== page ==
WEBINAR: bio.tools - making it easier to find, understand and cite biological tools and software

This record includes training materials associated with the Australian BioCommons webinar ‘bio.tools - making it easier to find, understand and cite biological tools and software’. This webinar took place on 21 June 2022.

Event description

bio.tools provides easy access to essential...

Keywords: Bioinformatics, Research software, EDAM, Workflows, FAIR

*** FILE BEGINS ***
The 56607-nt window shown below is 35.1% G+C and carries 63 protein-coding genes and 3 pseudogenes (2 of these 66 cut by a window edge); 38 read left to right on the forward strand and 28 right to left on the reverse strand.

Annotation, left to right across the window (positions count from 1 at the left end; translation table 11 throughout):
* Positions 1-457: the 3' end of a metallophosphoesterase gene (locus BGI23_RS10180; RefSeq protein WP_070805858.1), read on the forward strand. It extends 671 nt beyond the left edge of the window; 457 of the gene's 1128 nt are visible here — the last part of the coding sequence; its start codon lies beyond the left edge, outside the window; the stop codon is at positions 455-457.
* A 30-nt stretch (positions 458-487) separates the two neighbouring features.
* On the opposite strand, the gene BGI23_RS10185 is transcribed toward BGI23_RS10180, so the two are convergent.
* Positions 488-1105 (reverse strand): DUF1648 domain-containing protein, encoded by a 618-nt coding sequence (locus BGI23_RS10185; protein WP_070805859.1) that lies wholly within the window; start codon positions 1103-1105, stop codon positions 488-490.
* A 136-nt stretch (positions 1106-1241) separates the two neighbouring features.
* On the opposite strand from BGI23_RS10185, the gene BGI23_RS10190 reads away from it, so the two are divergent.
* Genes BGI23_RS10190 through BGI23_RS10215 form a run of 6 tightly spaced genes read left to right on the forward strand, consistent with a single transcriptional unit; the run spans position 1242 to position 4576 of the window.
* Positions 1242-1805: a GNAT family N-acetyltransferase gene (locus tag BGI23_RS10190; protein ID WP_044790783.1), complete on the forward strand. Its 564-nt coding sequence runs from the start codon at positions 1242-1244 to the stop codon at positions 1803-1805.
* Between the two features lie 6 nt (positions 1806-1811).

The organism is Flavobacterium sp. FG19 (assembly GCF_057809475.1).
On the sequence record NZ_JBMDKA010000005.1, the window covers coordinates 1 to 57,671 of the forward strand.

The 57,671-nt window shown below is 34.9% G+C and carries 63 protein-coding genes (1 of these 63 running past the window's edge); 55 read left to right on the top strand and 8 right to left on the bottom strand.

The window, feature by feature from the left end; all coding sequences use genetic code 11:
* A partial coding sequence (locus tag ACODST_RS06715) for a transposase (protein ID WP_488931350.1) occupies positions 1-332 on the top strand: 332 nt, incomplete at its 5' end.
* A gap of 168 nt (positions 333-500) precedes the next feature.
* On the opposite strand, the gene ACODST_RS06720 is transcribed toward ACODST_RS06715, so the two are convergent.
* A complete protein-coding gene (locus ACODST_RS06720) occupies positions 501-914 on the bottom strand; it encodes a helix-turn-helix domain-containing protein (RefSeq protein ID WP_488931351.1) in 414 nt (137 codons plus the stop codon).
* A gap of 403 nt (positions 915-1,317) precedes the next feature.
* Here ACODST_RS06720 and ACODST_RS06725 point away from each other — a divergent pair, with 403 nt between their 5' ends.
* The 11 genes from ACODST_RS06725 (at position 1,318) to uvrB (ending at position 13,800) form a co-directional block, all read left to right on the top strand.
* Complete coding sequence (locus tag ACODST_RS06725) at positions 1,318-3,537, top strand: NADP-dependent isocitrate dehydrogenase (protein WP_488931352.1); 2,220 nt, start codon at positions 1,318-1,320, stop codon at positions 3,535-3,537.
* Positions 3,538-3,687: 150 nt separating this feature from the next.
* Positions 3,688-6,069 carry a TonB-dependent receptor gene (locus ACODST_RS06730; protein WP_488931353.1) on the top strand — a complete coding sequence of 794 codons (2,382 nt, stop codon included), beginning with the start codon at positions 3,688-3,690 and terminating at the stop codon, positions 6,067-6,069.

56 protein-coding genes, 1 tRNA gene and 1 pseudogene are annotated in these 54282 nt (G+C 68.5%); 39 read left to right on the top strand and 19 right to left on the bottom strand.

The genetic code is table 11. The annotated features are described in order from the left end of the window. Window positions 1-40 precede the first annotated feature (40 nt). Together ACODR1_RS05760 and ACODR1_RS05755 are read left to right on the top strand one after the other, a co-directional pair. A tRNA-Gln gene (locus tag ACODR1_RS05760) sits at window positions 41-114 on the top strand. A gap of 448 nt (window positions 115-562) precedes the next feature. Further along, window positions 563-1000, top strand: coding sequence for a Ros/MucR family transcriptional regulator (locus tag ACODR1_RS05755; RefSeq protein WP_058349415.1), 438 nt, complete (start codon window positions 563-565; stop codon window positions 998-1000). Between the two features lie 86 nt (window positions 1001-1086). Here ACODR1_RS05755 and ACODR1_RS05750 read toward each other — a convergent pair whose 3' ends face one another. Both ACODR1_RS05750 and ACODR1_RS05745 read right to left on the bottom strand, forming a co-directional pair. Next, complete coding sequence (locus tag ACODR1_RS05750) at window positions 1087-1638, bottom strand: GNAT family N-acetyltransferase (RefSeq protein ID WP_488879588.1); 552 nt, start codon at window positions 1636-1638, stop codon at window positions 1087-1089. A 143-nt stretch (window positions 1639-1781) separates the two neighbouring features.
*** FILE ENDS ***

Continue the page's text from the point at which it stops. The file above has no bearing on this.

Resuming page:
WEBINAR: bio.tools - making it easier to find, understand and cite biological tools and software https://dresa.org.au/materials/webinar-bio-tools-making-it-easier-to-find-understand-and-cite-biological-tools-and-software This record includes training materials associated with the Australian BioCommons webinar ‘bio.tools - making it easier to find, understand and cite biological tools and software’. This webinar took place on 21 June 2022. **Event description** bio.tools provides easy access to essential scientific and technical information about software, command-line tools, databases and services. It’s backed by ELIXIR, the European Infrastructure for Biological Information, and is being used in Australia to register software (e.g. Galaxy Australia, prokka). It underpins the information provided in the Australian BioCommons discovery service ToolFinder. Hans Ienasescu and Matúš Kalaš join us to explain how bio.tools uses a community driven, open science model to create this collection of resources and how it makes it easier to find, understand, utilise and cite them. They’ll delve into how bio.tools is using standard semantics (e.g. the EDAM ontology) and syntax (e.g. biotoolsSchema) to enrich the annotation and description of tools and resources. Finally, we’ll see how the community can contribute to bio.tools and take advantage of its key features to share and promote their own research software.   Materials are shared under a Creative Commons Attribution 4.0 International agreement unless otherwise specified and were current at the time of the event. **Files and materials included in this record:** - Event metadata (PDF): Information about the event including, description, event URL, learning objectives, prerequisites, technical requirements etc. - Index of training materials (PDF): List and description of all materials associated with this event including the name, format, location and a brief description of each file. - biotools_EDAM_slides (PDF): A PDF copy of the slides presented during the webinar. **Materials shared elsewhere:** A recording of this webinar is available on the Australian BioCommons YouTube Channel: https://youtu.be/K0J4_bAUG3Y Melissa Burke (melissa@biocommons.org.au) Bioinformatics, Research software, EDAM, Workflows, FAIR